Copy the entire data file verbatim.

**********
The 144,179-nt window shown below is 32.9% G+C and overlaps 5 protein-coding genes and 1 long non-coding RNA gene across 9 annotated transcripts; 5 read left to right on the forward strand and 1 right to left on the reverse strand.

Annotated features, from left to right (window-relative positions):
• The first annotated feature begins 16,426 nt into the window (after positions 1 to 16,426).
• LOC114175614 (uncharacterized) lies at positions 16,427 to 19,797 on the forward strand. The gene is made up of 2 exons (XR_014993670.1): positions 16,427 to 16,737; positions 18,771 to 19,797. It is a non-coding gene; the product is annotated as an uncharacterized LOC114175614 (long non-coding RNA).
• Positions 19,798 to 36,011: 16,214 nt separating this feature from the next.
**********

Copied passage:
The 144,179-nt window shown below is 32.9% G+C and overlaps 5 protein-coding genes and 1 long non-coding RNA gene across 9 annotated transcripts; 5 read left to right on the forward strand and 1 right to left on the reverse strand.

Annotated features, from left to right (window-relative positions):
• The first annotated feature begins 16,426 nt into the window (after positions 1 to 16,426).
• LOC114175614 (uncharacterized) lies at positions 16,427 to 19,797 on the forward strand. The gene is made up of 2 exons (XR_014993670.1): positions 16,427 to 16,737; positions 18,771 to 19,797. It is a non-coding gene; the product is annotated as an uncharacterized LOC114175614 (long non-coding RNA).
• Positions 19,798 to 36,011: 16,214 nt separating this feature from the next.